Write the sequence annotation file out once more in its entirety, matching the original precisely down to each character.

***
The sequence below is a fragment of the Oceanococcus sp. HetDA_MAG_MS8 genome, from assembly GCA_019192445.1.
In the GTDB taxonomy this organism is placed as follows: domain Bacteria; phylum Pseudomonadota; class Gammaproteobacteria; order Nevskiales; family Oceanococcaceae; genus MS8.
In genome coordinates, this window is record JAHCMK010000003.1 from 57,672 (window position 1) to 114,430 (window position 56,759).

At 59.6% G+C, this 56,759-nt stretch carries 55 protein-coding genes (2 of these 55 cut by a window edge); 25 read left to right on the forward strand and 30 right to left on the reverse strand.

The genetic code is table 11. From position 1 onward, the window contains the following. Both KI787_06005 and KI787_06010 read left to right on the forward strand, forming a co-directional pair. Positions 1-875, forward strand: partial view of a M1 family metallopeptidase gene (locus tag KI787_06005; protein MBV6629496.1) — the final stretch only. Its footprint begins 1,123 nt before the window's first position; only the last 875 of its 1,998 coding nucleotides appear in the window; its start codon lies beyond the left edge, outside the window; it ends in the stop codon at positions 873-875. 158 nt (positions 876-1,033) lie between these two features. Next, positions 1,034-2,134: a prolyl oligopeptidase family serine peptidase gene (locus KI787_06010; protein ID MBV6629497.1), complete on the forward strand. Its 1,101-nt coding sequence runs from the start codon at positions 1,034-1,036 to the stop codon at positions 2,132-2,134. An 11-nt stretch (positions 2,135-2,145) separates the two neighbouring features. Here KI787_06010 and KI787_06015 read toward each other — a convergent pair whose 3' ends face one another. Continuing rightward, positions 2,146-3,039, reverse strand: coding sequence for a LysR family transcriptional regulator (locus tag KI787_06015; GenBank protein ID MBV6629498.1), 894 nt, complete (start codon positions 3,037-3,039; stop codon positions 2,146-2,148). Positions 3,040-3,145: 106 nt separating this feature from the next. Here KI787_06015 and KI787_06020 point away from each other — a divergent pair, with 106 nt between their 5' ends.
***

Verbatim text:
The sequence below is a fragment of the Oceanococcus sp. HetDA_MAG_MS8 genome, from assembly GCA_019192445.1.
In the GTDB taxonomy this organism is placed as follows: domain Bacteria; phylum Pseudomonadota; class Gammaproteobacteria; order Nevskiales; family Oceanococcaceae; genus MS8.
In genome coordinates, this window is record JAHCMK010000003.1 from 57,672 (window position 1) to 114,430 (window position 56,759).

At 59.6% G+C, this 56,759-nt stretch carries 55 protein-coding genes (2 of these 55 cut by a window edge); 25 read left to right on the forward strand and 30 right to left on the reverse strand.

The genetic code is table 11. From position 1 onward, the window contains the following. Both KI787_06005 and KI787_06010 read left to right on the forward strand, forming a co-directional pair. Positions 1-875, forward strand: partial view of a M1 family metallopeptidase gene (locus tag KI787_06005; protein MBV6629496.1) — the final stretch only. Its footprint begins 1,123 nt before the window's first position; only the last 875 of its 1,998 coding nucleotides appear in the window; its start codon lies beyond the left edge, outside the window; it ends in the stop codon at positions 873-875. 158 nt (positions 876-1,033) lie between these two features. Next, positions 1,034-2,134: a prolyl oligopeptidase family serine peptidase gene (locus KI787_06010; protein ID MBV6629497.1), complete on the forward strand. Its 1,101-nt coding sequence runs from the start codon at positions 1,034-1,036 to the stop codon at positions 2,132-2,134. An 11-nt stretch (positions 2,135-2,145) separates the two neighbouring features. Here KI787_06010 and KI787_06015 read toward each other — a convergent pair whose 3' ends face one another. Continuing rightward, positions 2,146-3,039, reverse strand: coding sequence for a LysR family transcriptional regulator (locus tag KI787_06015; GenBank protein ID MBV6629498.1), 894 nt, complete (start codon positions 3,037-3,039; stop codon positions 2,146-2,148). Positions 3,040-3,145: 106 nt separating this feature from the next. Here KI787_06015 and KI787_06020 point away from each other — a divergent pair, with 106 nt between their 5' ends.